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The end of aging
Posted: 24 July 2008 06:53 PM   [ Ignore ]
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We can avoid aging

Aubrey de Grey, British biogerontologist and founder of SENS, controversially claims to have created a roadmap to defeat biological aging. In this talk, he argues that aging - like other diseases - can be cured, and that humans can live for centuries, if only we approach the aging process as “an engineering problem.” (Recorded July 2005 in Oxford, UK. Duration: 23:31)

http://www.youtube.com/watch?v=8iYpxRXlboQ

 

De Grey is an interesting character. For some reason I find him personally unlikeable and, more importantly, his slideshow is absolutely atrocious. Also, this clip makes me suspect he’s a con man. However, at least his ideas are interesting and I think finding a way to extend healthy human life is a worthy cause. What are your thoughts on Aubrey de Grey in particular and life extension in general?

See more at http://www.methuselahfoundation.org/

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Posted: 24 July 2008 07:45 PM   [ Ignore ]   [ # 1 ]
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I’m with you, I think it’s a scam and he is a fearmongerer.  Also, great Age does not always mean great wisdom, I know stupid youths who have grown to be stupid middle aged people and will be stupid elders.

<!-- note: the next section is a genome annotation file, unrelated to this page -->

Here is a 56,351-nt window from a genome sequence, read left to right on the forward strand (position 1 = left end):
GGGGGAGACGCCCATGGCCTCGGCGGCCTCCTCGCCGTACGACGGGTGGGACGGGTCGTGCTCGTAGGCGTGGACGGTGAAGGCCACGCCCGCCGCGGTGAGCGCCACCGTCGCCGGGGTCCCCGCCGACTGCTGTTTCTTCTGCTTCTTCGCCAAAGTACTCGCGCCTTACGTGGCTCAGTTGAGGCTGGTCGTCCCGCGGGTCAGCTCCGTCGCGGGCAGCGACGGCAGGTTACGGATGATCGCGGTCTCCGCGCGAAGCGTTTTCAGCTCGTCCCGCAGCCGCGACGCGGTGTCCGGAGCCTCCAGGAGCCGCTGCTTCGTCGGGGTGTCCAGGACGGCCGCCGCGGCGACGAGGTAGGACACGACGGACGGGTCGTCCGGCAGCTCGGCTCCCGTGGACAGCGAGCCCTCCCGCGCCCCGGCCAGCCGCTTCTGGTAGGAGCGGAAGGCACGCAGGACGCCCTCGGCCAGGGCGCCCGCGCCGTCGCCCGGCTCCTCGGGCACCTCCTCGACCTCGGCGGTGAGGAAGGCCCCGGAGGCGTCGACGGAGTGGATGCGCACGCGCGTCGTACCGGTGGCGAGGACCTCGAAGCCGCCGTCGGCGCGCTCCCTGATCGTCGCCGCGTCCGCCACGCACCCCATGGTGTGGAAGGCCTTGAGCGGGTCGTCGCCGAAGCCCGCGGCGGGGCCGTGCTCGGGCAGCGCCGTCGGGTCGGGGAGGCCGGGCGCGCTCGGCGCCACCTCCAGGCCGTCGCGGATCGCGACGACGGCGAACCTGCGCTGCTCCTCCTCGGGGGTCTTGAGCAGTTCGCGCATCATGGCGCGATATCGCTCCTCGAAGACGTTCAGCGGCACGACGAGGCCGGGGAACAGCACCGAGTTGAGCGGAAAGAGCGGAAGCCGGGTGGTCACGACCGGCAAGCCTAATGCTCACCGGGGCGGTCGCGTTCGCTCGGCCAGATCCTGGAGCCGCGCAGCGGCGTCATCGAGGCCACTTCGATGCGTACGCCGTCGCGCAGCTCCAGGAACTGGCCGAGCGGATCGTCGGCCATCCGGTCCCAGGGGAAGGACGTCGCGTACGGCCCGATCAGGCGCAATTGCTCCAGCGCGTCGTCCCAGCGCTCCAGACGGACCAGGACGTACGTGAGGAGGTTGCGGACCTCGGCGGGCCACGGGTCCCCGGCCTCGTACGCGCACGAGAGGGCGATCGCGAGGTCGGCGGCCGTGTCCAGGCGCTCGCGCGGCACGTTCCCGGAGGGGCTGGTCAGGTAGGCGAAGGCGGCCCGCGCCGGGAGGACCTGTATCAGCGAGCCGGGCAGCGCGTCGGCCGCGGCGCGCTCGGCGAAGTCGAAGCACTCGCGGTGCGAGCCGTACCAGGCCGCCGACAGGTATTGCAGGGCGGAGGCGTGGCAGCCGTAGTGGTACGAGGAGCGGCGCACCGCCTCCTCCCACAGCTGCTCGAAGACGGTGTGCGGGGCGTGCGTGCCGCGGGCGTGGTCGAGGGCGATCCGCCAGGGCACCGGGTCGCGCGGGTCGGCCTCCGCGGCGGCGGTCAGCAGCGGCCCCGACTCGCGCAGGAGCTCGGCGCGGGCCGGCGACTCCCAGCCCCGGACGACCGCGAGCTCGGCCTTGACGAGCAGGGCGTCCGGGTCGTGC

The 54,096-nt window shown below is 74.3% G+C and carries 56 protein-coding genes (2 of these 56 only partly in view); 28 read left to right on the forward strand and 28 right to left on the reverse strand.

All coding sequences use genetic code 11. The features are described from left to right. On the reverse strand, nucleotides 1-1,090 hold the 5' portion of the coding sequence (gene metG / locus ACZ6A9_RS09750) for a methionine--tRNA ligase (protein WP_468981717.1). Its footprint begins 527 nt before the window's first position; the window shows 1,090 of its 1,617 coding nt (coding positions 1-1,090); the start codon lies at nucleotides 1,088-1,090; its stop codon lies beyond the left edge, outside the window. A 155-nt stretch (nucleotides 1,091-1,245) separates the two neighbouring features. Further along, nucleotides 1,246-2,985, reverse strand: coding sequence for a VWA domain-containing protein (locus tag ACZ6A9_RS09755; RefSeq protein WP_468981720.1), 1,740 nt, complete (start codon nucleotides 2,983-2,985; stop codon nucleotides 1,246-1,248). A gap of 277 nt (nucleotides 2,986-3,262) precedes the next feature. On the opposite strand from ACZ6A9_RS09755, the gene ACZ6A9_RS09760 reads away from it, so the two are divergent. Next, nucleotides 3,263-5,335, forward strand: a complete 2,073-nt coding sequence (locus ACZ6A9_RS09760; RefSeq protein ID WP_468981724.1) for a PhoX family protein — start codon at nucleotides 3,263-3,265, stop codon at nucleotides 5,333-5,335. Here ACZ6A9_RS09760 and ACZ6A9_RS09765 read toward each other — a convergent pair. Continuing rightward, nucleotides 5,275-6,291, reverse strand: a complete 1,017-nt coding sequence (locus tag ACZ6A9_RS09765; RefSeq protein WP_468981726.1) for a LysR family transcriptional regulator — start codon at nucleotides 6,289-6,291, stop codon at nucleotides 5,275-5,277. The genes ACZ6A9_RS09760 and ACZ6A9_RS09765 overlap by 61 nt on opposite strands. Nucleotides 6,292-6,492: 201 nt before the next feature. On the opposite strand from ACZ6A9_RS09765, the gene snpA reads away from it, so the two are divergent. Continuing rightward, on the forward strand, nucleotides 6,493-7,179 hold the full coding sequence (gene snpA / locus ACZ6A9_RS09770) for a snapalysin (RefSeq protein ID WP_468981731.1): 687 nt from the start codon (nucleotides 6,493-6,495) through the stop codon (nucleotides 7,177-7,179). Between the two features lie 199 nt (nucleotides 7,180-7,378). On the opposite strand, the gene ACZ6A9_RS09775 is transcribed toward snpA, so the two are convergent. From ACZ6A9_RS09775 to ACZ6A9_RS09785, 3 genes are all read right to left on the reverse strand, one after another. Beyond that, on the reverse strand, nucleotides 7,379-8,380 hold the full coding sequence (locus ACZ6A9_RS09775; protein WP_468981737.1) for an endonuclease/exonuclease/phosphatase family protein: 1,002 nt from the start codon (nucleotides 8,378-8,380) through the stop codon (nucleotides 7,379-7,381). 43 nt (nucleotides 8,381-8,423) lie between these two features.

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Posted: 24 July 2008 10:45 PM   [ Ignore ]   [ # 2 ]
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De Grey was interviewed on Point of Inquiry HERE. FWIW his reasoning largely strikes me as specious, as I discussed in my post HERE.

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Posted: 25 July 2008 06:38 AM   [ Ignore ]   [ # 3 ]
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Regardless of what Grey has to say, this is an interesting and important topic. As a physician, my job is to extend life and also quality of life. I have often wondered what we would do if tchnology allowed us to extend the healthy lifespan of a human being to hundreds of years or more. Would that really be a good thing for society or even for the individual?